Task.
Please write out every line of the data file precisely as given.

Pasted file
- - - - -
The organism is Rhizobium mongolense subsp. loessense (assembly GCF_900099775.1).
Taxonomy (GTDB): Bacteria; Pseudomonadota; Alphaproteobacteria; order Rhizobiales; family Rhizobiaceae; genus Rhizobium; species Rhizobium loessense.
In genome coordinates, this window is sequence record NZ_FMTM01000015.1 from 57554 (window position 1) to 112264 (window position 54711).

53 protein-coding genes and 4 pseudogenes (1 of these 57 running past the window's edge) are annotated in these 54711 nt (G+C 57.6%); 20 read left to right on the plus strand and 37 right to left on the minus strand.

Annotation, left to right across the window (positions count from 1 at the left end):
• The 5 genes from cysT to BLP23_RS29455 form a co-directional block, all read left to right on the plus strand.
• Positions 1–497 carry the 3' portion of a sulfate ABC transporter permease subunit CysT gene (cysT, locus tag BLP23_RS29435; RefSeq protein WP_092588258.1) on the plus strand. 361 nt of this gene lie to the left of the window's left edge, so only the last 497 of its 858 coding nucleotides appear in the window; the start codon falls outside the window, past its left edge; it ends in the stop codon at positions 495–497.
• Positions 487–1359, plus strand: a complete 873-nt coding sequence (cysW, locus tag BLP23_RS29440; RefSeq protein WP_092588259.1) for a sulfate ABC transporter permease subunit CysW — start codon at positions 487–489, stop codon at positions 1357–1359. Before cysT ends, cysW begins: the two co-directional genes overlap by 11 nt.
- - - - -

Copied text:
The organism is Rhizobium mongolense subsp. loessense (assembly GCF_900099775.1).
Taxonomy (GTDB): Bacteria; Pseudomonadota; Alphaproteobacteria; order Rhizobiales; family Rhizobiaceae; genus Rhizobium; species Rhizobium loessense.
In genome coordinates, this window is sequence record NZ_FMTM01000015.1 from 57554 (window position 1) to 112264 (window position 54711).

53 protein-coding genes and 4 pseudogenes (1 of these 57 running past the window's edge) are annotated in these 54711 nt (G+C 57.6%); 20 read left to right on the plus strand and 37 right to left on the minus strand.

Annotation, left to right across the window (positions count from 1 at the left end):
• The 5 genes from cysT to BLP23_RS29455 form a co-directional block, all read left to right on the plus strand.
• Positions 1–497 carry the 3' portion of a sulfate ABC transporter permease subunit CysT gene (cysT, locus tag BLP23_RS29435; RefSeq protein WP_092588258.1) on the plus strand. 361 nt of this gene lie to the left of the window's left edge, so only the last 497 of its 858 coding nucleotides appear in the window; the start codon falls outside the window, past its left edge; it ends in the stop codon at positions 495–497.
• Positions 487–1359, plus strand: a complete 873-nt coding sequence (cysW, locus tag BLP23_RS29440; RefSeq protein WP_092588259.1) for a sulfate ABC transporter permease subunit CysW — start codon at positions 487–489, stop codon at positions 1357–1359. Before cysT ends, cysW begins: the two co-directional genes overlap by 11 nt.